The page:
These days, most companies are running some legacy software systems. There are a number of reasons for this. For one thing, it’s virtually impossible to keep all of your software and technologies 100% up-to-date. What’s more, many legacy systems remain in place because they are now critical to some aspect of your business and too hard or costly to get rid of. They may be inextricably linked to key data and business processes.
This quote from Wikipedia sums up one great reason why legacy systems are so enduring:
“The most common legacy systems tend to be those which embraced well-known IT architectural principles, with careful planning and strict methodology during implementation … many organisations are rediscovering the value of both their legacy systems themselves and those systems’ philosophical underpinnings.” – Wikipedia
Yet legacy systems pose problems. They become harder to support, particularly as vendors drop their own support. They pose risks to day-to-day IT operations, particularly as time goes on and fewer staff are capable of maintaining and updating them. And it becomes more difficult to integrate these systems with new applications and services.
Given this, you must take action with legacy systems. The question is, do you persist in maintaining them, do you commit to a massive and costly rip and replace, or do you find an in-between solution?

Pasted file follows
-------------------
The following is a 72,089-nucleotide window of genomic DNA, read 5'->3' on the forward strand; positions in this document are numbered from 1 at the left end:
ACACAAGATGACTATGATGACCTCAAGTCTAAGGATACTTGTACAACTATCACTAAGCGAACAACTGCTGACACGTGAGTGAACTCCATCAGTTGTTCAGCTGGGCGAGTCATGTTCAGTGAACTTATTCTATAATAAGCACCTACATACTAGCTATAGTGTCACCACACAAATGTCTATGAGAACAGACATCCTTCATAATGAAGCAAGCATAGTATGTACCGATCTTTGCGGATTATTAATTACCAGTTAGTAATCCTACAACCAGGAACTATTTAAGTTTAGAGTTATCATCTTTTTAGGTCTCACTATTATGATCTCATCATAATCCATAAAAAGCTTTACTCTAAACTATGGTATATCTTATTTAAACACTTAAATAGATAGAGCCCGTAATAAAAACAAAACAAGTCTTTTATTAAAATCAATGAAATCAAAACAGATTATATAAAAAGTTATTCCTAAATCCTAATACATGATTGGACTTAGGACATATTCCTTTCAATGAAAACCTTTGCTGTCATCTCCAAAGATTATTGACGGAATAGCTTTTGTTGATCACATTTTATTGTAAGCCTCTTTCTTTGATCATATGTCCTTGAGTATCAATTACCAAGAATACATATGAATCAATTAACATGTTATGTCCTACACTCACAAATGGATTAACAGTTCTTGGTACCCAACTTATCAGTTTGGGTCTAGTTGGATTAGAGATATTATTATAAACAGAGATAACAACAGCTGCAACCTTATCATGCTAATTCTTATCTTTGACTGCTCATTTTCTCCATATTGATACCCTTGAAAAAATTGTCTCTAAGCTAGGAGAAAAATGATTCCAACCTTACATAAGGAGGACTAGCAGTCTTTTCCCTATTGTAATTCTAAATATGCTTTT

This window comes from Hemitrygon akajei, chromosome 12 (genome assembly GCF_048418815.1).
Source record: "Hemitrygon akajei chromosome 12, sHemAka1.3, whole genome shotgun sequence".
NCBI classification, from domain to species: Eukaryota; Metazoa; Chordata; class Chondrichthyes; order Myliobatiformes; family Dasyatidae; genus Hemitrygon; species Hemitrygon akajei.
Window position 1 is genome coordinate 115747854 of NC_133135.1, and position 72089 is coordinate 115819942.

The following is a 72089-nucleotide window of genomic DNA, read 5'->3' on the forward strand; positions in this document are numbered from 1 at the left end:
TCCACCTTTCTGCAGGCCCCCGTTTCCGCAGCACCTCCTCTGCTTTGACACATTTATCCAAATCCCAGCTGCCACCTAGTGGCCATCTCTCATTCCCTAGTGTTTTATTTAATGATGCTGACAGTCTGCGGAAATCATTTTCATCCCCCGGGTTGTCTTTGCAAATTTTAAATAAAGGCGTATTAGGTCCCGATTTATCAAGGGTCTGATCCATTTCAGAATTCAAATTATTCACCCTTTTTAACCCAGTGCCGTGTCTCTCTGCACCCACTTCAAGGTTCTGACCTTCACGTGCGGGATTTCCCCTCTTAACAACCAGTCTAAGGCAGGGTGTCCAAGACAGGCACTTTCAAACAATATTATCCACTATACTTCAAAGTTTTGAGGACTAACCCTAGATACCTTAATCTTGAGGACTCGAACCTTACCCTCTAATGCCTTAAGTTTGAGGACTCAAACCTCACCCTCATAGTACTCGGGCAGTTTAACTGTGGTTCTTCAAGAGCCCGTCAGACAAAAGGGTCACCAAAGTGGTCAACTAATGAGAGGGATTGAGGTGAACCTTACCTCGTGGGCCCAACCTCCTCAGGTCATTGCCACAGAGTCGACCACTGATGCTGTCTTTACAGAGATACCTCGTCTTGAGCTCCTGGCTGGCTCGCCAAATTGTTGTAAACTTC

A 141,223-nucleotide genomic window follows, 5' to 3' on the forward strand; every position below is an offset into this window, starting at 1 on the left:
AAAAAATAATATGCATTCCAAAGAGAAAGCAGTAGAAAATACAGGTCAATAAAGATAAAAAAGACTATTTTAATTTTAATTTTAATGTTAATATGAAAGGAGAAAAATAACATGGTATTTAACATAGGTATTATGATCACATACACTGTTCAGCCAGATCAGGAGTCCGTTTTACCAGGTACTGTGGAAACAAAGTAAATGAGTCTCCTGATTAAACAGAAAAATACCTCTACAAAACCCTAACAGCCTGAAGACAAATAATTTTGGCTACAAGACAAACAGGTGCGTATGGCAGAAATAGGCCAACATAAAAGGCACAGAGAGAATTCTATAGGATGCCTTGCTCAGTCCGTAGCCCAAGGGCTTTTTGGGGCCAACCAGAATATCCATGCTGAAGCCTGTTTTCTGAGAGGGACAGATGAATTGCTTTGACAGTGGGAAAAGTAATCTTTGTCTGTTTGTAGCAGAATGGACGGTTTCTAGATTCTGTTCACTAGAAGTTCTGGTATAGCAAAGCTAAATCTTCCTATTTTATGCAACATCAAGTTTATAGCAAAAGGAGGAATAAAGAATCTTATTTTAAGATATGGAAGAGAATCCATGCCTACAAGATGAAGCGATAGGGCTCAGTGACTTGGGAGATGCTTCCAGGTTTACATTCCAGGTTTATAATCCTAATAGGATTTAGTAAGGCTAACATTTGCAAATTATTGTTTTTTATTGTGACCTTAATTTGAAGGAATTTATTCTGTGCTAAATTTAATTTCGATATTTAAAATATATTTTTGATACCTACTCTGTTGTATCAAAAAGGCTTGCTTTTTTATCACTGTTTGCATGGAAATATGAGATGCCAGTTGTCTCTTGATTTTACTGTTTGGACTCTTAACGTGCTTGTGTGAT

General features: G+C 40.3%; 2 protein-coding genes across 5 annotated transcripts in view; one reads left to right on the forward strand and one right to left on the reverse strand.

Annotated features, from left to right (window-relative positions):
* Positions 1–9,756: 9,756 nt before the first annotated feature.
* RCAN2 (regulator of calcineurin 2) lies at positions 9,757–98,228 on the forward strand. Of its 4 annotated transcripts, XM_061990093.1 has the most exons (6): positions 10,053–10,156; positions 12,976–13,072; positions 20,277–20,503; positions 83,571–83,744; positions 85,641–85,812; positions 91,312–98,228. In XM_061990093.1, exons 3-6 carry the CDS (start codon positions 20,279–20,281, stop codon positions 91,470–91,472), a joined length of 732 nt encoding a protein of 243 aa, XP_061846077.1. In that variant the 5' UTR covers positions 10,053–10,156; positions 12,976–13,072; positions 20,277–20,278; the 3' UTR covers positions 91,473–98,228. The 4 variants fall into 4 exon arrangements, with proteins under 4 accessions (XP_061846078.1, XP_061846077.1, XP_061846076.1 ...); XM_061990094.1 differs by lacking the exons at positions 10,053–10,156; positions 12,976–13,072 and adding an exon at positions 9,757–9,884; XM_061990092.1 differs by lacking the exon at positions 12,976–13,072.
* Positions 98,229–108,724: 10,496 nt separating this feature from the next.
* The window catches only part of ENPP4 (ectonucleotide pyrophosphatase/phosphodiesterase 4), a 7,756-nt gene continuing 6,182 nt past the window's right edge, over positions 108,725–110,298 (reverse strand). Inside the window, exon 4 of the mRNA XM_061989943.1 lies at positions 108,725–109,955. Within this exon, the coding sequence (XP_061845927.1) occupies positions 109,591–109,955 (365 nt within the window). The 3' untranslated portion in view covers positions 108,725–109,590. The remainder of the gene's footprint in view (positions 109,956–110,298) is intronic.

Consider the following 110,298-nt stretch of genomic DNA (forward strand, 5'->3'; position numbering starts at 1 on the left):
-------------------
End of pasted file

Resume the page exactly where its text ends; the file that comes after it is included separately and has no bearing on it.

First, what qualifies as a legacy system?
There are a range of factors that may qualify your software as a legacy system. Sometimes, it’s simply due to the age and/or size of the system – there are newer, smaller, or more efficient systems out there to replace it.
Other times, it’s more complex. It may be that the system is no longer supported by the vendor; or no longer supported by your business processes. It may not integrate with your newer software, or doesn’t align with the future goals and direction of your business.
What to do with your legacy systems?
There are a number of options available if you currently use legacy software in your organisation. The solution largely depends on how ingrained the software is; how frequently it’s used; and your budget and available resources.
Below are quite distinct options for dealing with legacy systems. Each come with their pros and cons, and the path to the right solutions requires careful analysis of business requirements.
1. Do nothing
You may lack the budget or resources to replace a legacy system; and it may suffice for the time being.
But be aware that this option can pose long-term risks, as they become more difficult to maintain and become even less ‘connected’ with newer systems.
2. Application retirement
If you don’t use the software in your daily business operations anymore, but need access to the data within the software system, application retirement is a good option.
In this case, you shut down obsolete business applications while retaining access to the historical data that was contained within those applications. It involves relocating the data to a new archive store that is built using industry standards, so you can access the data well into the future.
3. Legacy modernisation or transformation
If you have software or systems that your business can’t do without, it’s possible to re-use the core business logic in that software by providing a new user interface. Most commonly, this is done by using web-based interfaces that are easy for unskilled users to work with.
By enhancing or upgrading your legacy systems, you are getting the most from your initial investment in the software and you avoid having to re-train staff or roll over to a completely new set-up.